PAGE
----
Barber cutting boy’s hair

SYNOPSIS:  About altitude sickness, and about some women in town; nuns and hairdressers. 

All was well after dinner with Ben, two nights ago.  I even got some blogging done.  I went to bed the usual time, around midnight, but by 8 AM I knew all was not well.  Just the thought of getting up made my stomach turn; I felt dizzy, lightheaded, and as if I had been put through the wringer.  After I had mustered all my strength to get up just once, it got worse.  For 24 hours I was in hell.  The most worrisome of it all was a racing heart.  Yesterday, I had stopped my altitude pills.  Today, I paid the price.  I guess I was adjusting to Tibet the hard way now. 

I know that my reaction to altitudes is more volatile than that of most others.  Common wisdom around here is to take altitude pills for no more than two days after you arrive and then your body is fine.  Not mine.  I texted my guide and gave him the day off.  He did not have to worry about me straying from the prescribed path.  I was not leaving my bed today. 

Penny, the hotel owner, would have liked to take me to the hospital, but except for a cool blog experience, I figured I was better off just staying put.  I knew what I was going through.  I prayed to my pantheon and only got up when I absolutely had to.  I was forcing a few sips of hot water into my body every hour in order not to dehydrate on top of everything else.  And by the next morning, around 3 AM, I could feel that slowly but surely I was turning a corner.  Yeah!

I delayed the start of the day for a few hours and by 11 AM, my guide Tenzin and I were walking the streets.  He was going to show me the nunnery in town and a few more things, but by around 2 PM I had lost all energy and called it quits. 

There are several nunneries in town.  Historically, they are responsible for a lot of accomplishments as well as for a lot of rebellions; disproportionately to their numbers.  Once you pay your dues, the nuns (in contrast to their male counterparts), do not mind if you walk around their compound taking pictures.  I observed them pray, in their shaven heads, robed in red or yellow, just like the men.  I observed them doing laundry and working on prayer flags as well as wigs for the butter lamps.  A huge pile of wood in the court yard testified to other chores they do around here.  Lots of potted plants gave their monastery a homey feel.  Leave it to the women!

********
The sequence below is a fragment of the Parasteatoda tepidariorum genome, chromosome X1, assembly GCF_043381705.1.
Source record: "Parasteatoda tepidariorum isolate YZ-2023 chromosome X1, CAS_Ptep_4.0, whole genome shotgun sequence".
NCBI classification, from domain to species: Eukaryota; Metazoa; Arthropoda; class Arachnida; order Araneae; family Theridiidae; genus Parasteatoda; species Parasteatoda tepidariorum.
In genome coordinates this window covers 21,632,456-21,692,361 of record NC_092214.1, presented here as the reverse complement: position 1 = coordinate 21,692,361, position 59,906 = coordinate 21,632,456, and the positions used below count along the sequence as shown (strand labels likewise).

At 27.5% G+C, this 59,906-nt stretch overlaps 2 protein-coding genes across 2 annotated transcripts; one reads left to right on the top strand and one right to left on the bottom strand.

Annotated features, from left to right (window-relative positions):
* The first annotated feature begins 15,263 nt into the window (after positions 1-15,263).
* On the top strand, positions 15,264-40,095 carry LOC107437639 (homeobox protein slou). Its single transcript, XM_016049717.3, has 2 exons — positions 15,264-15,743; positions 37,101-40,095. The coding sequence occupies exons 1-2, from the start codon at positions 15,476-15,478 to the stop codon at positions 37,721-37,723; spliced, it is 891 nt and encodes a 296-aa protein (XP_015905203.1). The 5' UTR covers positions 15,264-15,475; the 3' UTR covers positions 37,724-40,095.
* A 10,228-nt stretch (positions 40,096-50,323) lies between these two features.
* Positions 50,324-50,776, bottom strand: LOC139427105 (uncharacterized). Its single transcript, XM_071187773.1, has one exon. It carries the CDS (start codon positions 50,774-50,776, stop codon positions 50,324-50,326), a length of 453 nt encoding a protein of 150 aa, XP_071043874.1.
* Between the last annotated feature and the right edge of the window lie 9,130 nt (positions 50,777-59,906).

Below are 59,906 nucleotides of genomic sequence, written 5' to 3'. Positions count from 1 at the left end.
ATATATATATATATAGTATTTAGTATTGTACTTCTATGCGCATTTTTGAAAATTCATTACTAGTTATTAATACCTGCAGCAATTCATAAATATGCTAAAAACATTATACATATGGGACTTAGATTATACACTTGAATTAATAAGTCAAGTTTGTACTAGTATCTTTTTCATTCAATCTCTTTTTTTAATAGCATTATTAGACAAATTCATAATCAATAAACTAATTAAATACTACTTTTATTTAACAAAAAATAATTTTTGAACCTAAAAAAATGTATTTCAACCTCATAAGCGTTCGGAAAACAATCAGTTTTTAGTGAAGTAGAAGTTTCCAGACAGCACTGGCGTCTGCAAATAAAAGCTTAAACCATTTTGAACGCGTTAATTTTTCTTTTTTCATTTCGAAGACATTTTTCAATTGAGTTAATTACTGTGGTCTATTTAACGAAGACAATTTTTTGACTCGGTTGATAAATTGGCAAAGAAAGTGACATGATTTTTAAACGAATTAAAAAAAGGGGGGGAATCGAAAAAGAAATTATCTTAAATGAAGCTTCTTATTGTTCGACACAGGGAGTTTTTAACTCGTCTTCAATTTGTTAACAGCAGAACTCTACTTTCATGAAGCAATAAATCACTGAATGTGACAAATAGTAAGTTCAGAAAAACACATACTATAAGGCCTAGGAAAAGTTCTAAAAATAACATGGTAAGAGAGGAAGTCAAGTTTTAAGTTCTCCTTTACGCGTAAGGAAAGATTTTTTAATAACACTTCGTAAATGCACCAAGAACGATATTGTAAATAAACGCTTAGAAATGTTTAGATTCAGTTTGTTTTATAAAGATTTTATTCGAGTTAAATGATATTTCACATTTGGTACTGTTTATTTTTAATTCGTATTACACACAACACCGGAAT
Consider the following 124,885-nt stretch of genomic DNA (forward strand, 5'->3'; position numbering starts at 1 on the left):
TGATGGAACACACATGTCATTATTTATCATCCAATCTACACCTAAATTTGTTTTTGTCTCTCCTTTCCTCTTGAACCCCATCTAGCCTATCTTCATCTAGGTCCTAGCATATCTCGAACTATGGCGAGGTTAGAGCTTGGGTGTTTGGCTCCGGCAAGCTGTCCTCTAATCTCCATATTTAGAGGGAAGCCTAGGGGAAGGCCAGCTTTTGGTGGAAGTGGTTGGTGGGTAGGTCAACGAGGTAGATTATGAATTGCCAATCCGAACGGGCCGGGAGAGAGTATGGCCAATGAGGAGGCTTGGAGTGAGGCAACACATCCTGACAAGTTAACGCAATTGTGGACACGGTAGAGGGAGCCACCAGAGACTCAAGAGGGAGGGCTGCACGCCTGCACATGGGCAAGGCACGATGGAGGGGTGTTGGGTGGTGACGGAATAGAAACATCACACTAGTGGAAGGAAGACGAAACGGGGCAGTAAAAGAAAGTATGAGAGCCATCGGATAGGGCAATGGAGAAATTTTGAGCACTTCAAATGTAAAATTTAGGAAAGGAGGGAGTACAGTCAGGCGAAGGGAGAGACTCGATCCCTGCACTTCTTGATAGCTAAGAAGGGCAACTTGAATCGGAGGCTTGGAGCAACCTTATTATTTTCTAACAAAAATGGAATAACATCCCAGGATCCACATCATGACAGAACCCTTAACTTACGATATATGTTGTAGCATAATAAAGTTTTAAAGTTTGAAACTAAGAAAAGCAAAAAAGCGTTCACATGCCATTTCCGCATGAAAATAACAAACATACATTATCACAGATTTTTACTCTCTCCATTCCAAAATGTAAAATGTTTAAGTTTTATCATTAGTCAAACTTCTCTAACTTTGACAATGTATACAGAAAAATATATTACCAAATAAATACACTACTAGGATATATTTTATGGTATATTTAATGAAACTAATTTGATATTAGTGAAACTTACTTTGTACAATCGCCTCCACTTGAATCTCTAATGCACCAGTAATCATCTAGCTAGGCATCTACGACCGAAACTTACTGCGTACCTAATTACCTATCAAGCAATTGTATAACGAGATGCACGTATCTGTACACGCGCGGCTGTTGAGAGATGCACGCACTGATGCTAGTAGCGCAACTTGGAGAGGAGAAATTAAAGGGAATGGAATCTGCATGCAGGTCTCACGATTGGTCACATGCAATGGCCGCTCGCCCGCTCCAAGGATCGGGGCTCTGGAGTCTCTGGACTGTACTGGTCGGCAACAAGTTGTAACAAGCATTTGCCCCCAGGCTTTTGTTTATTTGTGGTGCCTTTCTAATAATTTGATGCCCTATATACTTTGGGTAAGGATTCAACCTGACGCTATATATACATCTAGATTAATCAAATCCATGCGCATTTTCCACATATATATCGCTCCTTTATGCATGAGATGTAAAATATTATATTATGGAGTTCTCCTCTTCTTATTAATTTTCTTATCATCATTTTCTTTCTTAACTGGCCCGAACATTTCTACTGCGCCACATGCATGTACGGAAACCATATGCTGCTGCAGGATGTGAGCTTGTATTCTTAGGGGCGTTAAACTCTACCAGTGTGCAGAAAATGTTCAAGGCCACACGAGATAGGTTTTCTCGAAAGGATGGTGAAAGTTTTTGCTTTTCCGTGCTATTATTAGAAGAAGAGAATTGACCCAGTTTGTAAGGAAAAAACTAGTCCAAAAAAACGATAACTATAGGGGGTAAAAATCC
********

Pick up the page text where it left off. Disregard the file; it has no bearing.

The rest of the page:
Before calling it a day, I asked Tenzin for advice as to where to get a haircut.  There was one street I would have called Barber Row.  One hair salon or barber after another lined one side of the road.  He pointed me to one of them, old-style, run by a Tibetan woman.  As I saw many of the other shops stay idle for long stretches of time, her shop had a steady flow of (male) customers).  All of them, her included, found it rather amusing that I put myself in line for a hair cut.  Celi has assured me that any idiot can cut my hair.  I went by that and had Tenzin earlier write up a short instruction letter in Tibetan for her:  Just cut off about one inch all around until all hair is at even length. 

And so I waited my turn, watching her carefully cut one of the Tibetan boys’ hair.  An inch was left standing at the top of his head, all around she shaved him down to almost a tonsure; but at the very back of his head, a long pony tail remained.  I hear this is the hot fashion among Tibetan boys.

An older man was next who, like me, just had an inch taken off all around.  And then it was my turn.  Under the watchful eye of the last Panchen Lama’s black and white portrait, I was stretched out on a barber’s chair of the 50’s.  Not exactly gently, she washed my hair and with skillful hands, cut my hair just right.  Not too much, not too little.  That was worth the wait.  Now I could face hikes and excursions.

But first, it was time to get more rest.  After yesterday’s episode, I can’t be too careful. In the morning, I had still moved as slowly as an 80 year old.  By the afternoon, I felt almost back to normal.  But this is just the beginning of my Tibet journey.  I can’t chance draining myself of energy.

Just before dark, I ventured out a few blocks East in the direction of the Main Mosque.  A lively night market was underway with many food stalls cooking up Muslim delicacies.    Muslims had settled in Lhasa long ago.  They had come as traders from Kashmir and gone back and forth during the various seasons.  On the invitation of one of the Lamas, they were encouraged to settle and build a mosque.  They did.  And they became Tibetans in their own rights.  They spoke Tibetan and intermarried with some.  But if you look at the Muslim population today, it is clear that a much more recent wave of Chinese-speaking Muslim immigrants has followed.  They have little to do with the locals and don’t speak their language either.   Their food looked great.   But my stomach was not ready for exotic food yet.  A bowl of rice and a few vegetables seemed more appropriate. 

I am just glad I made it this far today.

Good night!